But the real trick in cracking zips is to find enough plaintext to do a known plaintext attack.
this attack is described in this paper
by eli biham and paul kocher
I have an unfinished piece of source code here implementing this attack. I present some examples here of how I found enough plaintexts in a few cases.
The more plaintext you find the faster the attack will be. ( only several minutes if several kilybytes of data is available ) about 1 hour if 100 bytes are known. the minimum needed is 13 bytes, but the attack will take several days to complete in that case.
First I have a detailed look at the contents of the archive with 'unzip -Z -v archive.zip' which tells me the exact zip version and method. oldversion.com is a good place to look for old versions of winzip/winrar/pkzip
One of the prerequisites is that you first obtain a zip archiver which uses the exact same compression method as the one used to create the archive you are attacking. also pay attention to the compression sub-type.
The most useful information in the zip is the CRC of the un-encrypted data, which is stored with every encrypted file. I use this to identify plaintext files. the chances of finding a file with the same size and crc are small, ( though not impossible, see this source for how to 'fake' crcs )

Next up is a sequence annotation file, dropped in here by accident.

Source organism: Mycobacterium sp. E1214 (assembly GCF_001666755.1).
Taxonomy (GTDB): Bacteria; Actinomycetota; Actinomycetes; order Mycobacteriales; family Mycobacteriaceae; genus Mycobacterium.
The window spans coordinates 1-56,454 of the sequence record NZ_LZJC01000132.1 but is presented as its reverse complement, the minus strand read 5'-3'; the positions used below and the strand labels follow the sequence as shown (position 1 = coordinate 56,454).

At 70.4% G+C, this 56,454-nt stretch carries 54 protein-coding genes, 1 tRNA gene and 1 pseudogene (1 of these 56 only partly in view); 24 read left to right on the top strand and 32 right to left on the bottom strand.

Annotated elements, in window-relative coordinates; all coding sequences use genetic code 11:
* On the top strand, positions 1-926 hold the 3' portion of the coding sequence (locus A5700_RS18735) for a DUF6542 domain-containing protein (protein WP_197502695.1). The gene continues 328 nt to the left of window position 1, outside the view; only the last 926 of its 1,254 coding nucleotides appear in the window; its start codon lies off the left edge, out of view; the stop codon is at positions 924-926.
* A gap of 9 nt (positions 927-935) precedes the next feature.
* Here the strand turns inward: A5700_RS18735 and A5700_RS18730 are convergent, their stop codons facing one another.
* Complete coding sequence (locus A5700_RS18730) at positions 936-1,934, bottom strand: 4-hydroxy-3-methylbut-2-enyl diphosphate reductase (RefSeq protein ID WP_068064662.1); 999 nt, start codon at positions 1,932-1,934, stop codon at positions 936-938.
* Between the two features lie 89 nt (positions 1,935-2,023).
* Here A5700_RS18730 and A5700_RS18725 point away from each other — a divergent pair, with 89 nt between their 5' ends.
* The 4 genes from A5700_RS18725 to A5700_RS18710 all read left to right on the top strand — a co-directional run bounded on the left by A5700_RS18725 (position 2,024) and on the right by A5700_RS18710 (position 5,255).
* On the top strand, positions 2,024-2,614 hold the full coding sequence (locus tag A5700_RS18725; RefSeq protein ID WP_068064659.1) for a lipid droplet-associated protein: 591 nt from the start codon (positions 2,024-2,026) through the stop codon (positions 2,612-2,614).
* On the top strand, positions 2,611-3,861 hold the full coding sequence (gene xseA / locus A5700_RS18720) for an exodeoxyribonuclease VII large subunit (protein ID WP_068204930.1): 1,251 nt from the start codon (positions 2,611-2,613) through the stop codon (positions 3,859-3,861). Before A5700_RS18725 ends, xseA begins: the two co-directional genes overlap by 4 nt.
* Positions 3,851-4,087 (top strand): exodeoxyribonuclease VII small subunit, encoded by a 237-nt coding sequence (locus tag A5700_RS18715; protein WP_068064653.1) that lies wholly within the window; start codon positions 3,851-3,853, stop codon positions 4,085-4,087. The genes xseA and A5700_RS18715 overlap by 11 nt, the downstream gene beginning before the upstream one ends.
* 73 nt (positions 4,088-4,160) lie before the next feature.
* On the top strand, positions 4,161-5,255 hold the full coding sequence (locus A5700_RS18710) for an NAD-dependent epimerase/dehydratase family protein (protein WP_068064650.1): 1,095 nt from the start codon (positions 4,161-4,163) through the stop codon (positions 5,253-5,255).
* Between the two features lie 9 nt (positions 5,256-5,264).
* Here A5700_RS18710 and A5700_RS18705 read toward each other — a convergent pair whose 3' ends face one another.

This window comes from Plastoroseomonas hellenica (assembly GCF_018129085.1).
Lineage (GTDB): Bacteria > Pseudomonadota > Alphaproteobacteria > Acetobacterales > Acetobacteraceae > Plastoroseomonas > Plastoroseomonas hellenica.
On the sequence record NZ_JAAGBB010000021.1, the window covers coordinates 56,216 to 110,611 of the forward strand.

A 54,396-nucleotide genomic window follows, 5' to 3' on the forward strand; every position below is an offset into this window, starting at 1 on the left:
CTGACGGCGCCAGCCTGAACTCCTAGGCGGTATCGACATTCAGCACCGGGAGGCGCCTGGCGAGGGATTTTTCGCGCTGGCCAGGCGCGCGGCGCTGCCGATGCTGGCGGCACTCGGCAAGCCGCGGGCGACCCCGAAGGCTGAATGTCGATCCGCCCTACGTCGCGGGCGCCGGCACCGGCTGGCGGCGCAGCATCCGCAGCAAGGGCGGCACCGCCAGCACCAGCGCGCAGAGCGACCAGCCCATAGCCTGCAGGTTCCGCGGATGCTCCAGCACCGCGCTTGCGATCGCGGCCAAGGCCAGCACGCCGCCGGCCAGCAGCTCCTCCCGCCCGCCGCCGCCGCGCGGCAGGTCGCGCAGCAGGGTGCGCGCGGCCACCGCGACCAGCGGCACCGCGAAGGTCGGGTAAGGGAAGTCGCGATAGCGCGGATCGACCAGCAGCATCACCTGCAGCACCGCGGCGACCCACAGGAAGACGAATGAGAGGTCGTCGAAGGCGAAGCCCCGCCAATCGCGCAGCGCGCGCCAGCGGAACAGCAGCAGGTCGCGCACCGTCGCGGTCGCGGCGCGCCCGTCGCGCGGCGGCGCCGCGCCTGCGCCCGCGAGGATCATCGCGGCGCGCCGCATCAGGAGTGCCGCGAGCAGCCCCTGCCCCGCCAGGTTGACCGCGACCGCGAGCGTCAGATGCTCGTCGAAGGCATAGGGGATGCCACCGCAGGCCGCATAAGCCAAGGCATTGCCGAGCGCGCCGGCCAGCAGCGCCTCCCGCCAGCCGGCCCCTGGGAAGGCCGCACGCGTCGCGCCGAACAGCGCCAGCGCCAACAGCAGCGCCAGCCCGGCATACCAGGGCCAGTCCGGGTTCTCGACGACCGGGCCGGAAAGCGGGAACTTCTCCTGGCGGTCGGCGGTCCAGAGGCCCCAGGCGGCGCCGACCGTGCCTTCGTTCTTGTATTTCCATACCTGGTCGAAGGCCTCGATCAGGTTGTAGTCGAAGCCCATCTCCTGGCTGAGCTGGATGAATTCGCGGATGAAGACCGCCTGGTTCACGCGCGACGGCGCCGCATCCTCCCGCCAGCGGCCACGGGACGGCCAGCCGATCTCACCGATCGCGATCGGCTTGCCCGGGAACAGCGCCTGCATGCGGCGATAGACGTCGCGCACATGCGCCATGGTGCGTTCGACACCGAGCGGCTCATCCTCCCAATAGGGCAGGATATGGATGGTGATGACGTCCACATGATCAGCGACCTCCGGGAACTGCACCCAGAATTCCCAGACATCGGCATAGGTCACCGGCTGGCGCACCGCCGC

First I would look for similar files either from the same source, or by just typing the filename and filesize in google ( nice feature recently added by google, is that google finds numbers with thousand-separators in them as well as plain numbers, you typed. ). then zipping the files found, to see if the crc matches the crc of your encrypted file.
On one occasion I found the plaintext by assuming that one of the files contained a list of files, this file was rather small, and the size came out just right, if it contained 11 lines with filenames all but the last one with CRLF. only the order I did not know. I wrote a small search program iterating through all permutations, and with sevaral upper/lower cases alterations, and found the right order in 5 minutes.
Another technique, is to truncate a compressed file to the part that you can assume identical, and do the same to your plaintext.